Pulse jet engines of a wide variety of designs have been known for over a century. Generally, they comprise a quarter wave gas resonator into which fuel and air are introduced at the pressure antinode of the resonator during the low pressure phase thereof. Some pulse jet engines include half wave resonators with power output at the pressure node or nodes.

Ignition can be achieved by the mixture of the remaining hot exhaust gases with the incoming fuel and air, so that no other ignition system is required once the engine is running.

Such an engine may be remarkably efficient for such simplicity but the noise level generated by it is totally unacceptable and cannot readily be eliminated. For this reason mainly, pulse jet engines are very seldom used.

Liquid-fuelled pulse jet engines are notoriously difficult to start but once running are extremely efficient.

More recently, there has been interest in the related pulse detonation jet engines in which a fuel/air mixture is burnt in a detonation wave front which leads to higher efficiency. However, these are not true pulse jet engines as the fuel/air mixture is introduced for each pulse which is ignited or detonated separately by a very carefully designed and controlled detonation initiator. There is no quarter wave resonance in a pulse detonation jet engine.

One object of the present invention is to provide a pulse jet engine which overcomes, or at least substantially reduces, the disadvantages associated with the known jet engines discussed above.

According to one aspect of the present invention, there is provided a pulse jet engine comprising a quarter wave gas resonator which is arranged to cycle at an ultrasonic frequency, wherein the resonator is closed, or substantially closed, to gas flow at the pressure antinode thereof.

The quarter wave gas resonator may be in the form of a tube, channel or series of tubes connected by at least one channel.

Preferably, the quarter wave gas resonator reduces markedly in cross-section from its gas pressure node at its nozzle end to the location of the gas pressure antinode at its other end, so that the incoming gases at its nozzle end undergo a very significant convergent flow. The rate of convergence of such gases may be controlled by the profile of the walls of the resonator.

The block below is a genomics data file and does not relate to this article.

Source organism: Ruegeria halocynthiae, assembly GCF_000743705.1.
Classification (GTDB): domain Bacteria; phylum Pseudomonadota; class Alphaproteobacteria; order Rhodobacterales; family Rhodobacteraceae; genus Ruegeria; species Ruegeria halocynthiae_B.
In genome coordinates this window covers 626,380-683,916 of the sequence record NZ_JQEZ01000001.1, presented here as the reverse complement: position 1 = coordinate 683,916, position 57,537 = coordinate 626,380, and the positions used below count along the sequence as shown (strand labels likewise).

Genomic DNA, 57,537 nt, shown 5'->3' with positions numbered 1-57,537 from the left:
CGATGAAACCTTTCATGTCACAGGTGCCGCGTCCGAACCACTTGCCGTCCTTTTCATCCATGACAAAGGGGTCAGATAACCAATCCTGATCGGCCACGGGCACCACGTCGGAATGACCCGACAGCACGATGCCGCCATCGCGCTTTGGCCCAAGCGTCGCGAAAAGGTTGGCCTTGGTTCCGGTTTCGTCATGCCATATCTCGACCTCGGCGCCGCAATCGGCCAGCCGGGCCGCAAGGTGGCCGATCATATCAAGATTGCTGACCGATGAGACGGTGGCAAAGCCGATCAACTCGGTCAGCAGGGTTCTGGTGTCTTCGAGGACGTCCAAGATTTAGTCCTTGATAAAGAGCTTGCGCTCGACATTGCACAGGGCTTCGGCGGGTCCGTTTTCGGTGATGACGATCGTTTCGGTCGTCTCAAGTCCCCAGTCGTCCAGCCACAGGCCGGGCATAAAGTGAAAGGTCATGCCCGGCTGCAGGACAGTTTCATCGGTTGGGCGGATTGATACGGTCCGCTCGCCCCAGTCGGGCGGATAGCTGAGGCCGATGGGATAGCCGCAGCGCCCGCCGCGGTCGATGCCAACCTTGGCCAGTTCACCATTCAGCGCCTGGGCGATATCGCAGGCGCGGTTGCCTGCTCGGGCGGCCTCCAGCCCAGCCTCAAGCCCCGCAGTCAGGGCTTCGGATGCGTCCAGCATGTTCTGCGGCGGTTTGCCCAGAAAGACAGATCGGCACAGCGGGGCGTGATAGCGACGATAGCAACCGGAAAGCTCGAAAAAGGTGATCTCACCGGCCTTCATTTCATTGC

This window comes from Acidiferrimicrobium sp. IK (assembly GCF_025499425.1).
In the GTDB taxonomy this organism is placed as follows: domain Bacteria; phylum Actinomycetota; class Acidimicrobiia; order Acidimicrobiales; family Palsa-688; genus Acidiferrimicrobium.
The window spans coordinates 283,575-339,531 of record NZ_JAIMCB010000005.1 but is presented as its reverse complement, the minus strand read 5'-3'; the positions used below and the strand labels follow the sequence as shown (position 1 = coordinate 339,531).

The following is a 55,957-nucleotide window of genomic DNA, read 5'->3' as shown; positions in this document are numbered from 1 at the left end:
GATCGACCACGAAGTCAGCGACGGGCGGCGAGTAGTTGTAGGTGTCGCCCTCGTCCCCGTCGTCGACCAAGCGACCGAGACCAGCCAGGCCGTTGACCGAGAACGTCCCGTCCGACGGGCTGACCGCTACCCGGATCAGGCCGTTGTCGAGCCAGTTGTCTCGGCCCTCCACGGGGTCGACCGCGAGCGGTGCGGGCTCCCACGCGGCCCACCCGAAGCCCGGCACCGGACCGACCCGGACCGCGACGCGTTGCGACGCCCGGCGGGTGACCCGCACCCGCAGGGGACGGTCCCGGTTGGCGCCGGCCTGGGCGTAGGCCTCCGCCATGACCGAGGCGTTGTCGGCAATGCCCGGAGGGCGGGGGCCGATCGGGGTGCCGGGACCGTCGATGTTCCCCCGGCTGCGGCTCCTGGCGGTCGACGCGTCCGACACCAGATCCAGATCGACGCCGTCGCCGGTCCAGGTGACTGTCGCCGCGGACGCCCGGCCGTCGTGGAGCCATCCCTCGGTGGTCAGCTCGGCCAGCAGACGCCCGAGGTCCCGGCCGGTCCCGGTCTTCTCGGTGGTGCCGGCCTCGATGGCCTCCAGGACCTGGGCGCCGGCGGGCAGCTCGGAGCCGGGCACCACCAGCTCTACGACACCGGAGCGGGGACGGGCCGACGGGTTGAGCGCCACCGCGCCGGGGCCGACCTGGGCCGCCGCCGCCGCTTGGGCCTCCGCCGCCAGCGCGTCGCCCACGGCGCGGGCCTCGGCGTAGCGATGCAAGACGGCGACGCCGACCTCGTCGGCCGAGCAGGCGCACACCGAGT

In this manner, convergent flow of the gases produces very effective adiabatic compression of the leading edge of the gas flow prior to ignition.

Pre-mixed fuel/air may be supplied to the resonator from an external carburettor via a port surrounding the pressure node, nozzle end of the resonator. Valve action can be achieved by flow separation. The exhausting jet pulses are thus emitted without significant entrainment of gases surrounding the nozzle end of the resonator.

During the low pressure phase of the engine cycle, fuel/air mixture is sucked into the resonator via the pressure node, nozzle end thereof and because the exhausting jet pulses tend to continue in their direction of motion, the fuel/air mixture will flow in laterally, with effective scavenging of the exhaust gases.

Ignition of the gas/air mixture can be arranged to occur at or adjacent the pressure antinode initiated by hot resonator walls.

Alternatively, a heater element may be interposed between the resonator walls to initiate ignition close to the pressure antinode. The local increase in pressure following ignition may be adapted to initiate a high velocity deflagration, preferably of higher velocity and pressure than the Chapman Jouget velocity associated with a stable detonation.

Alternatively, the convergence of the resonator walls may be adapted to produce a detonation directly or by impact and reflection of the convergent flow of the gas/air mixture at the pressure antinode end of the quarter wave resonator.